While there’s still time left on the calendar, history indicates that Year 2 Q4-Year 3 Q2 is regularly the best three-quarter performance period of the 16-quarter cycle that begins just after a president has been elected or reelected. That’s using data on the performance of the Dow going back to 1896.
Finally, we could hang our hat on one other midterm indicator. That is, the S&P 500 has finished in positive territory in every post 12-month midterm period since 1950.
We say “could” because, while reviewing past election-year patterns to gain useful insights can be interesting (or nerdy depending on your perspective), we must stress this doesn't substitute for a well-thought-out plan that takes unexpected detours into account.
Table 1: Key Index Returns
Source: Wall Street Journal, MSCI.com, Morningstar
YTD returns: Dec 29, 2017-Dec 31, 2018
**in US dollars
We know that stocks can be unpredictable over a shorter period, and sell-offs are normal. And they aren’t pleasant. But we take precautions to minimize volatility and, more importantly, keep you on track toward your long-term financial goals.
We came across a recent piece by LPL Research that highlighted this. They found that the S&P 500 has lost an average of 31% every five years since WWII. Yet, the index has registered an annual advance 75% of the time (Macrotrends) and almost 80% when dividends are reinvested (NYU Stern School of Business Stock/Bond Returns).
Further, the S&P 500 has averaged an annual advance of nearly 10% since the late 1920s (CNBC/Investopedia).
During up markets and down markets, we like to stress the importance of your investment plan and the progress you're making toward your financial goals.
Stocks will hit small bumps in the road, and occasionally hit a major pothole, but the long-term data highlight that stocks have easily outperformed bonds, T-bills, CDs, and inflation.
As Warren Buffett opined a couple of years ago, “It’s been a terrible mistake to bet against America, and now is no time to start.” (Investment U, Motley Fool).
We trust you’ve found this review to be educational and helpful. As always, we're humbled to be in a position to serve and provide financial advice and guidance for each and every one of our clients. If you have questions or would like to discuss any matters above, please feel free to give us a call.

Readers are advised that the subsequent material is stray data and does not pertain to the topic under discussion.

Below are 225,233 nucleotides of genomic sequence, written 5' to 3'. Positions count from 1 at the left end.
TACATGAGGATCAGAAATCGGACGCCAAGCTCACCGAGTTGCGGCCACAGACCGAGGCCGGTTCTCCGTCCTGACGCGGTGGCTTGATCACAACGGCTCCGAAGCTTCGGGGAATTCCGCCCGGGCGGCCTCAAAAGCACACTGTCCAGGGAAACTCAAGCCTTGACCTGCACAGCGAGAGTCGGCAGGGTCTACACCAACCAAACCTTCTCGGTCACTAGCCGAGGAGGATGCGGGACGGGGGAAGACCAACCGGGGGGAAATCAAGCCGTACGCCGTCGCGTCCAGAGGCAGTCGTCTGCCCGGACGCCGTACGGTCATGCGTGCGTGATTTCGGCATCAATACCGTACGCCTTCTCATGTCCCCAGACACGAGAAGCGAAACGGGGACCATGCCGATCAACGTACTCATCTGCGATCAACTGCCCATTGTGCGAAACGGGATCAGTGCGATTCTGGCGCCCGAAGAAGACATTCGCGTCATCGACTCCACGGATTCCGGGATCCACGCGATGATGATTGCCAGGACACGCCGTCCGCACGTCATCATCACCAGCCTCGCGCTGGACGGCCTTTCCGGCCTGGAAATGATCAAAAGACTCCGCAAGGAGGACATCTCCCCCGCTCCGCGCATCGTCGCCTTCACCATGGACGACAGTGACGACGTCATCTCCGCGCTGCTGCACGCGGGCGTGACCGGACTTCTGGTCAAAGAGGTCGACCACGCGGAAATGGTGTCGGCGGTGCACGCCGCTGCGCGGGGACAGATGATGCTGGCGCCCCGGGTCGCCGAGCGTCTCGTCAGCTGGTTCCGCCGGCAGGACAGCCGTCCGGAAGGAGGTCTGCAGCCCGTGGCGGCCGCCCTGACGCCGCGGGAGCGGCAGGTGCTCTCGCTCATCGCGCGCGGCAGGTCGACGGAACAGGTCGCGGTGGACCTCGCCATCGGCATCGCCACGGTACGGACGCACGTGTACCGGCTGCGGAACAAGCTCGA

As 2019 gets underway, we want to wish you and your loved ones a happy and prosperous new year!
Gary Blom & Michael Howell
The views and opinions expressed herein do not necessarily represent the views and opinions of SCF Securities, Inc. or any SCF-related entity.
This research material has been prepared by Horsesmouth
Things you can do for your future as the year unfolds
What financial, business, or life priorities do you need to address for 2019? Now is a good time to think about the investing, saving, or budgeting methods you could employ toward specific objectives, from building your retirement fund to lowering your taxes. You have plenty of options. Here are a few that might prove convenient.
Can you contribute more to your retirement plans this year?
In 2019, the yearly contribution limit for a Roth or traditional IRA rises to $6,000 ($7,000 for those making “catch-up” contributions). Your modified adjusted gross income (MAGI) may affect how much you can put into a Roth IRA: singles and heads of household with MAGI above $137,000 and joint filers with MAGI above $203,000 cannot make 2019 Roth contributions.1
For tax year 2019, you can contribute up to $19,000 to 401(k), 403(b), and most 457 plans, with a $6,000 catch-up contribution allowed if you are age 50 or older. If you are self-employed, you may want to look into whether you can establish and fund a solo 401(k) before the end of 2019; as employer contributions may also be made to solo 401(k)s, you may direct up to $56,000 into one of those plans.1
Your retirement plan contribution could help your tax picture. If you won’t turn 70½ in 2019 and you participate in a traditional qualified retirement plan or have a traditional IRA, you can cut your taxable income through a contribution. Should you be in the new 24% federal tax bracket, you can save $1,440 in taxes as a byproduct of a $6,000 traditional IRA contribution.2
What are the income limits on deducting traditional IRA contributions? If you participate in a workplace retirement plan, the 2019 MAGI phase-out ranges are $64,000-$74,000 for singles and heads of households, $103,000-$123,000 for joint filers when the spouse making IRA contributions is covered by a workplace retirement plan, and $193,000-$203,000 for an IRA contributor not covered by a workplace retirement plan, but married to someone who is.1
Roth IRAs and Roth 401(k)s, 403(b)s, and 457 plans are funded with after-tax dollars, so you may not take an immediate federal tax deduction for your contributions to them. The upside is that if you follow I.R.S. rules, the account assets may eventually be withdrawn tax free.3